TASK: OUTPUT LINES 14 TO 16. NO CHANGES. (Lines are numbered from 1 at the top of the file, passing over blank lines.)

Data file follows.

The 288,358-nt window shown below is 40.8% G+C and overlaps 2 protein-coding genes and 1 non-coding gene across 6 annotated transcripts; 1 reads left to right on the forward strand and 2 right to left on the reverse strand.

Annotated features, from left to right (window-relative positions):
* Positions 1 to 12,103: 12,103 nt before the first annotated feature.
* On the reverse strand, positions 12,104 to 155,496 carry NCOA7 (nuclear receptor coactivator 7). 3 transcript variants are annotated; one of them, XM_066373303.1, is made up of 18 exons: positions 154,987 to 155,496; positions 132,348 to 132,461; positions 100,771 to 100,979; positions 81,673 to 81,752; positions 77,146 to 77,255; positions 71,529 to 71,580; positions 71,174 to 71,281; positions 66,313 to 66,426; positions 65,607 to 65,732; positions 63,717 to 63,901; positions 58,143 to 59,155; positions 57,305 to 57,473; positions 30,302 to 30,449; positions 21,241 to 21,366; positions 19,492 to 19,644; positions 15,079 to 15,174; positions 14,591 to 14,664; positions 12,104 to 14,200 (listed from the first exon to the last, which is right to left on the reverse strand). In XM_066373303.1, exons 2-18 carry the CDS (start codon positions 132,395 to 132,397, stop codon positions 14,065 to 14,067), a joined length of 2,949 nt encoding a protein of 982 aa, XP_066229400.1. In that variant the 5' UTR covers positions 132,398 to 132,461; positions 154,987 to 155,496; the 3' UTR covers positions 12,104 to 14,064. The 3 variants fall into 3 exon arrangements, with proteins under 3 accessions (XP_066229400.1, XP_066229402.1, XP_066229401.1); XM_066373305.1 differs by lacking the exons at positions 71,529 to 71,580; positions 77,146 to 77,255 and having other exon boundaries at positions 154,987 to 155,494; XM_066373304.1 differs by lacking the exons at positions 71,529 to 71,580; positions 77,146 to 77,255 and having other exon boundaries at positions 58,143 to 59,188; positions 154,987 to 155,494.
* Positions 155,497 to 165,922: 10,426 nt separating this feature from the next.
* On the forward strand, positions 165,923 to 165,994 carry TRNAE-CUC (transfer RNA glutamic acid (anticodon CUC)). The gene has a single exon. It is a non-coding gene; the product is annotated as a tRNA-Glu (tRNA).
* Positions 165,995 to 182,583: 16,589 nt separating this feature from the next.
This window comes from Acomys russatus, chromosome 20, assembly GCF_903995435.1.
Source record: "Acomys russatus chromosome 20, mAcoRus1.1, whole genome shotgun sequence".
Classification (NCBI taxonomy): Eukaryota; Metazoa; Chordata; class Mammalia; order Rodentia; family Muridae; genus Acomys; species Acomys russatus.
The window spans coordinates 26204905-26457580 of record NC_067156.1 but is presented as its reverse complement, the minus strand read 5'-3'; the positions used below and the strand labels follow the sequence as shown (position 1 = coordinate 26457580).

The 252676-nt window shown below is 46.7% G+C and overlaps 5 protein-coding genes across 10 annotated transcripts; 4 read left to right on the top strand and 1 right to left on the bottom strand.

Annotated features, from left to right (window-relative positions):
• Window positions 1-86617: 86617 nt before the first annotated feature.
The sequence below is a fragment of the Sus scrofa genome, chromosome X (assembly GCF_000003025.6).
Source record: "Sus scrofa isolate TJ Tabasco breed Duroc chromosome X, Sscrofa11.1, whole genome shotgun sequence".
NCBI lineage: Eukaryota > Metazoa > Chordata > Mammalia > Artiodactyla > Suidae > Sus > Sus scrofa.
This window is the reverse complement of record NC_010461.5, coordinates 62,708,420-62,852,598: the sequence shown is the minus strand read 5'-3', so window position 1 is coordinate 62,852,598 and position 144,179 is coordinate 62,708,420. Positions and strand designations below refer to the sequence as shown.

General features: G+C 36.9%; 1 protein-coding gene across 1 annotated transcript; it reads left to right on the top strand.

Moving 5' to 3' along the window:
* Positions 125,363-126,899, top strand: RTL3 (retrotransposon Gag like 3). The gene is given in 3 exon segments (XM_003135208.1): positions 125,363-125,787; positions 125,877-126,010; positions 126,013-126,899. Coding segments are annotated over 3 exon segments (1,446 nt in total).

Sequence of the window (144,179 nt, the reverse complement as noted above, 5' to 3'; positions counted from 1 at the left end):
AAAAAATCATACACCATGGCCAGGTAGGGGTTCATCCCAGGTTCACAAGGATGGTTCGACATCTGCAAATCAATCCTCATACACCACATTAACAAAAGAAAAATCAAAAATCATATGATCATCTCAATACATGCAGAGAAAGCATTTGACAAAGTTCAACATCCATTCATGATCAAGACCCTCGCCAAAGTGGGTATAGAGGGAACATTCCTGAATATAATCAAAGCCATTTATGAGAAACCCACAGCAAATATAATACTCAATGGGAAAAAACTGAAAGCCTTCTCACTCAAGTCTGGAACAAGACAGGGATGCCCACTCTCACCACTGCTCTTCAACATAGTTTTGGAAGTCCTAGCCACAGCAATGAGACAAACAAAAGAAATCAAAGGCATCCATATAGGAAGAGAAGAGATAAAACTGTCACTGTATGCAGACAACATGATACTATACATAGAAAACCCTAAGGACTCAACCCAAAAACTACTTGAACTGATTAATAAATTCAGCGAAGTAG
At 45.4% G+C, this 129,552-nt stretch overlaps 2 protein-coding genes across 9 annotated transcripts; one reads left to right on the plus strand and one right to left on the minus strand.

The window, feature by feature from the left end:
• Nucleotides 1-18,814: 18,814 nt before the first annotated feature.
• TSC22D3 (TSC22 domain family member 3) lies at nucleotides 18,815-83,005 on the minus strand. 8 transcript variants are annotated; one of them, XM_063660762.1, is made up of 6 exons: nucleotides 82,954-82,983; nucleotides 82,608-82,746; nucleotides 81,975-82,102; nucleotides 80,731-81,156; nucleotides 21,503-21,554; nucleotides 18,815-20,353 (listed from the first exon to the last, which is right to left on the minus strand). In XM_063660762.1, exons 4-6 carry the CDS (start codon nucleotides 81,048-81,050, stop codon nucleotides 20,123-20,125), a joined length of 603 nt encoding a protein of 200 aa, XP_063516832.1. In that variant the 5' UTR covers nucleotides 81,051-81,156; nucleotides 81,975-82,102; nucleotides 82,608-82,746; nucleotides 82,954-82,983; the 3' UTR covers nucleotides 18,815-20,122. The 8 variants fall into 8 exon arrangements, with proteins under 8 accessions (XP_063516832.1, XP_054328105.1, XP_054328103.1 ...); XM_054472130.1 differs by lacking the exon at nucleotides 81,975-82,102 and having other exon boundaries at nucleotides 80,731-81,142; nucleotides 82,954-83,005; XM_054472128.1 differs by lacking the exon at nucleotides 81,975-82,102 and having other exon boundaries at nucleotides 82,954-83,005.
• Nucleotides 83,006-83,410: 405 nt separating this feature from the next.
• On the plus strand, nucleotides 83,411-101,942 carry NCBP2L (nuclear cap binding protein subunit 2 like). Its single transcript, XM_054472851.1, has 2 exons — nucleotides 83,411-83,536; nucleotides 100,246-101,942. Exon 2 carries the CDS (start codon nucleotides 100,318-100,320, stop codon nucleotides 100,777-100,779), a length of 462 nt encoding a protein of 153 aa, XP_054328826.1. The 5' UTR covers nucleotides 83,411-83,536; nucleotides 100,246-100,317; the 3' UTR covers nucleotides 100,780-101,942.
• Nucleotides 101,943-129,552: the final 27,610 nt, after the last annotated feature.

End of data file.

• Window positions 1-86617: 86617 nt before the first annotated feature.
The sequence below is a fragment of the Sus scrofa genome, chromosome X (assembly GCF_000003025.6).
Source record: "Sus scrofa isolate TJ Tabasco breed Duroc chromosome X, Sscrofa11.1, whole genome shotgun sequence".